Then, in a quick move up the ladder, during Wednesday’s practice Galchenyuk moved straight from the Marlies to the team’s second line with William Nylander and John Tavares. That’s quite a jump for Galchenyuk and the questions for Friday’s game and after are “Will he start on the team’s second line?” and “Will he stay that high in the lineup?”
Hockey insider Chris Johnston noted that he’s found it interesting that Sheldon Keefe says the team still sees Galchenyuk as a player who can produce offence, who can make plays, and who can score goals. Reports suggest that Galchenyuk’s taken his opportunity at redemption with the Maple Leafs seriously and has been a hard worker in the AHL.
Galchenyuk has played well with the Marlies and the Maple Leafs have to hope he’s started to regain his mojo that has taken a beating over the past few seasons. It’s obviously that putting Galchenyuk with Tavares and Nylander is a plan to push him back into the offensive-contributor column. If that’s possible, the team would have another useful weapon.
Here is how the forward lines look as a result after practice on Wednesday:
Item Three: Jack Campbell Looks Ready to Rumble
Jack Campbell’s lower-body injury seems to be healed enough that he’ll be ready to play a game on Saturday. Campbell hasn’t played since Feb. 27 because of his lingering injury.
After Wednesday’s practice, when coach Keefe was asked if Campbell would be ready to play on Saturday, he reported “It’s really looking that way. We’re trending in the direction of him being ready to play this weekend.”
What’s Next for the Maple Leafs?
I’m a sap for a reclamation project like Galchenyuk (as I was for Vesey). I’m hoping to see him play with a couple of strong offensive player just to see how he’ll do. All season, coach Keefe has tried to find that sixth top-six player.
Certainly, Zach Hyman can do the job; but, to me, he’s looked awesome having and leading his own line. I’m looking forward to how the new line combinations do this weekend.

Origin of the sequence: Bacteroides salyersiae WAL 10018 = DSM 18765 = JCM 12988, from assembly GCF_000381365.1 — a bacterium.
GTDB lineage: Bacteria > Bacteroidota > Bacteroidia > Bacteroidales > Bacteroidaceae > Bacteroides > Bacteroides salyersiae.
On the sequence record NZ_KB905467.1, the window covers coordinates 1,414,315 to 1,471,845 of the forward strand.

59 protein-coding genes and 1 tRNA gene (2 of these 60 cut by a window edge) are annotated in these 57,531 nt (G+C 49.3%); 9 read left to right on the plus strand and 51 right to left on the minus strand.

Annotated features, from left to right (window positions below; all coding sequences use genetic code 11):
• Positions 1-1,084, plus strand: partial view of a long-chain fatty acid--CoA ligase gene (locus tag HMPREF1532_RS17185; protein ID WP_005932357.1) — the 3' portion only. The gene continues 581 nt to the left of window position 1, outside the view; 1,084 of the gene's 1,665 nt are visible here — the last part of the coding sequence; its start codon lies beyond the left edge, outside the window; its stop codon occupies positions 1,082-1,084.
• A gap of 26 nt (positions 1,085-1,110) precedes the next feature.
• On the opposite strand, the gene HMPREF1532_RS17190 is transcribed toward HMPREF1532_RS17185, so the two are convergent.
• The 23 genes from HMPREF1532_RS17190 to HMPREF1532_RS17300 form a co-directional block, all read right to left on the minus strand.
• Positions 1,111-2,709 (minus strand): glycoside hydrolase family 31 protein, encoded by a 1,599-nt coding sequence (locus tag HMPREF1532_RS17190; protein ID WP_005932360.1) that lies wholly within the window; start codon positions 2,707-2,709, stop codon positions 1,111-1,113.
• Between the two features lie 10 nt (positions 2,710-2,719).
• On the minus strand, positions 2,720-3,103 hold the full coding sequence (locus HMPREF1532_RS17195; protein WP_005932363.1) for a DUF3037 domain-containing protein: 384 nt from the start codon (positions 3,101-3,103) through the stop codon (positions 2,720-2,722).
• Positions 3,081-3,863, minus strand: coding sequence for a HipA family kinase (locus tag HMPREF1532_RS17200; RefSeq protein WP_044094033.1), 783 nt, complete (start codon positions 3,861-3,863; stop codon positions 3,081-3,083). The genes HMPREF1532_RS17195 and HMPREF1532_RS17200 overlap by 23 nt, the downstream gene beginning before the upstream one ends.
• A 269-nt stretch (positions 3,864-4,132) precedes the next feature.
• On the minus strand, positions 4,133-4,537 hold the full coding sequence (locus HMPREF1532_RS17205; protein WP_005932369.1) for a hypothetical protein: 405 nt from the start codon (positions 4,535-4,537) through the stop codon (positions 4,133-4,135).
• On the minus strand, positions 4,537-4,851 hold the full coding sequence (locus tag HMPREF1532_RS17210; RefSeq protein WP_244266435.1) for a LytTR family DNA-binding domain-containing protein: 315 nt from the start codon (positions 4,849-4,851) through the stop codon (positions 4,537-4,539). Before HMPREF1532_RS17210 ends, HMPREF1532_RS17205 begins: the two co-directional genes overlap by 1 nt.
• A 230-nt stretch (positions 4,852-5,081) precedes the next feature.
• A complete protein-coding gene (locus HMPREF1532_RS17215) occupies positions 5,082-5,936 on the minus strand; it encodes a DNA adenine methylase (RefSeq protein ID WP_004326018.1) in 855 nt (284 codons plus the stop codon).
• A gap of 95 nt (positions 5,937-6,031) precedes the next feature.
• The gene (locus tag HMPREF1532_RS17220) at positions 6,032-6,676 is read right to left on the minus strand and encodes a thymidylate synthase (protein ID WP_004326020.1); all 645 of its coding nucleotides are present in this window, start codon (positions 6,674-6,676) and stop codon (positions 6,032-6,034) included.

The Old Prof (Jim Parsons, Sr.) taught for more than 40 years in the Faculty of Education at the University of Alberta. He’s a Canadian boy, who has two degrees from the University of Kentucky and a doctorate from the University of Texas. He is now retired on Vancouver Island, where he lives with his family. His hobbies include playing with his hockey cards and simply being a sports fan – hockey, the Toronto Raptors, and CFL football (thinks Ricky Ray personifies how a professional athlete should act).
If you wonder why he doesn’t use his real name, it’s because his son – who’s also Jim Parsons – wrote for The Hockey Writers first and asked Jim Sr. to use another name so readers wouldn’t confuse their work.
Because Jim Sr. had worked in China, he adopted the Mandarin word for teacher (老師). The first character lǎo (老) means “old,” and the second character shī (師) means “teacher.” The literal translation of lǎoshī is “old teacher.” That became his pen name. Today, other than writing for The Hockey Writers, he teaches graduate students research design at several Canadian universities.
He looks forward to sharing his insights about the Toronto Maple Leafs and about how sports engages life more fully. His Twitter address is https://twitter.com/TheOldProf